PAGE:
The message from the top, from PA Chairman Arafat, is unequivocal. Arafat ruthlessly encourages the involvement of Palestinian children in violence, referring to them as “the generals of the rocks”52 and boasting after the IDF attack on Fatah offices, “[the attack] cannot shake one eyelash of a Palestinian child holding a stone to defend holy Jerusalem.”53 Arafat plays to their pride; he would have them believe they are “generals” and heroes when they are really cannon-fodder in the media campaign to discredit Israel. As a (London) Times reporter aptly described:

But can Palestinian leader Yasser Arafat control the children?…Since birth, Palestinian children have been pumped full of religious fundamentalism which promises paradise for those who die for the cause of free Palestine….Approving or not, the Palestinian authorities have done nothing to stop children playing with their lives. Let’s face it, dead kids make great telly.54

These examples of incitement may explain why a 13-year-old girl from Egypt tried to sneak into Gaza in order to “join the Palestinian children in anything, even throwing stones.” The girl’s father, Gamel Mabrouk, explains, “[t]his was over-enthusiasm in response to what they have seen on television.” A week earlier, a 12-year-old boy was stopped at the Israeli border after attempting the same thing.

A Palestinian mental health official confirmed that Palestinian children are chiefly motivated by what they see on Palestinian television: “the role of information is an additional factor behind the will of children to die the death of a saint, for they see on television their relatives as martyrs or wounded and hear the calls of praise that they receive.”55 Clearly, PA government-controlled media play a significant role in both the long-term and immediate motivation of children to place themselves in life-threatening situations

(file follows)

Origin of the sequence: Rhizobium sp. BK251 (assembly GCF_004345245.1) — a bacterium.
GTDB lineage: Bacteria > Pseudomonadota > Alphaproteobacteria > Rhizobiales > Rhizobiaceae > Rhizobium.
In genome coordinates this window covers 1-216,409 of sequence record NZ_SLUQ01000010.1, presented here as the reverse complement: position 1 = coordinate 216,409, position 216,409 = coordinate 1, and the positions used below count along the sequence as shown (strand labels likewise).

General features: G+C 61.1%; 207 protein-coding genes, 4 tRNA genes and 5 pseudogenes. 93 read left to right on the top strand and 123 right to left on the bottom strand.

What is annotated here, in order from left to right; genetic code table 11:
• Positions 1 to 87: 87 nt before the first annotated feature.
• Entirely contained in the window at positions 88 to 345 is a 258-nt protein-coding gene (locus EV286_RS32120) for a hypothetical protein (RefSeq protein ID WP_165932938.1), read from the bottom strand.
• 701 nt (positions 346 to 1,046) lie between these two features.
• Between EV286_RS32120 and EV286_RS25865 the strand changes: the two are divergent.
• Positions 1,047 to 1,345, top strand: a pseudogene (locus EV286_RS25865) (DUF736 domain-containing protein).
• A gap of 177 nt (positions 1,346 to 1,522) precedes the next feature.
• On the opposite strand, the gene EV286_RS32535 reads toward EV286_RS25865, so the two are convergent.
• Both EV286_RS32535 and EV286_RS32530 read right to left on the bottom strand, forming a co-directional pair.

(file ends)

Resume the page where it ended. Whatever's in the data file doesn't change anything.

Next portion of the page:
Negating the Raison D’etre of the Peace Process

The new Palestinian violence undermines not only the spirit of the Oslo peace process but its raison d’etre — to resolve differences through negotiation rather than violence. As Arafat proclaimed in his September 9, 1993, letter to Yitzhak Rabin:

The PLO considers that the signing of the Declaration of Principles constitutes a historic event, inaugurating a new epoch of peaceful coexistence, free from violence and all other acts which endanger peace and stability. Accordingly, the PLO renounces the use of terrorism and all other acts of violence and will assume responsibility over all PLO elements and personnel in order to assure their compliance, prevent violations, and discipline violators.56

This was his price of admission into the U.S.-brokered and funded peace process. In return, Rabin agreed to recognize the PLO as the representative of the Palestinian people and commence negotiations with what previously had been deemed a terrorist organization.57

The problem of incitement to violence has been repeatedly addressed in the interim peace agreements. For example, the Cairo Agreement, signed by Arafat in 1994, obligates the PA to “foster mutual understanding and tolerance” and “abstain from incitement, including hostile propaganda [and]…take legal measures to prevent such incitement by any organizations, groups or individuals.”58